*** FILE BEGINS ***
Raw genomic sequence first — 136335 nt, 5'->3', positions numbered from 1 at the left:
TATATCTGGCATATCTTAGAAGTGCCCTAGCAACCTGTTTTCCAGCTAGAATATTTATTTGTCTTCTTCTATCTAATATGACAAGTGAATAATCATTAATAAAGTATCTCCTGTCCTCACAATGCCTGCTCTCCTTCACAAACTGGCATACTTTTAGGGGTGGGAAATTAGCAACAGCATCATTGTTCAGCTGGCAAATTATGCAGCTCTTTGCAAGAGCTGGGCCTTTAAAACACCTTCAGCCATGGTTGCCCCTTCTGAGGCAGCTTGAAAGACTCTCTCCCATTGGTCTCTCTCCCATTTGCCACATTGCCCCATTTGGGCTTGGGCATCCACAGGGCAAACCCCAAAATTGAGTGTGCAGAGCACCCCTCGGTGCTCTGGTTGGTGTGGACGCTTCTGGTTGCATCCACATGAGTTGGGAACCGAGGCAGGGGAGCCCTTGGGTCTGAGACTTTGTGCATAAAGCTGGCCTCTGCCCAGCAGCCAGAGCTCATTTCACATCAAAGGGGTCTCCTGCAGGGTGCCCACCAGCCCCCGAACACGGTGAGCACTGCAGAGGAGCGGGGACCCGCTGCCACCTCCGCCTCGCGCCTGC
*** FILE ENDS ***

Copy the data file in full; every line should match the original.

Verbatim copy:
Raw genomic sequence first — 136335 nt, 5'->3', positions numbered from 1 at the left:
TATATCTGGCATATCTTAGAAGTGCCCTAGCAACCTGTTTTCCAGCTAGAATATTTATTTGTCTTCTTCTATCTAATATGACAAGTGAATAATCATTAATAAAGTATCTCCTGTCCTCACAATGCCTGCTCTCCTTCACAAACTGGCATACTTTTAGGGGTGGGAAATTAGCAACAGCATCATTGTTCAGCTGGCAAATTATGCAGCTCTTTGCAAGAGCTGGGCCTTTAAAACACCTTCAGCCATGGTTGCCCCTTCTGAGGCAGCTTGAAAGACTCTCTCCCATTGGTCTCTCTCCCATTTGCCACATTGCCCCATTTGGGCTTGGGCATCCACAGGGCAAACCCCAAAATTGAGTGTGCAGAGCACCCCTCGGTGCTCTGGTTGGTGTGGACGCTTCTGGTTGCATCCACATGAGTTGGGAACCGAGGCAGGGGAGCCCTTGGGTCTGAGACTTTGTGCATAAAGCTGGCCTCTGCCCAGCAGCCAGAGCTCATTTCACATCAAAGGGGTCTCCTGCAGGGTGCCCACCAGCCCCCGAACACGGTGAGCACTGCAGAGGAGCGGGGACCCGCTGCCACCTCCGCCTCGCGCCTGC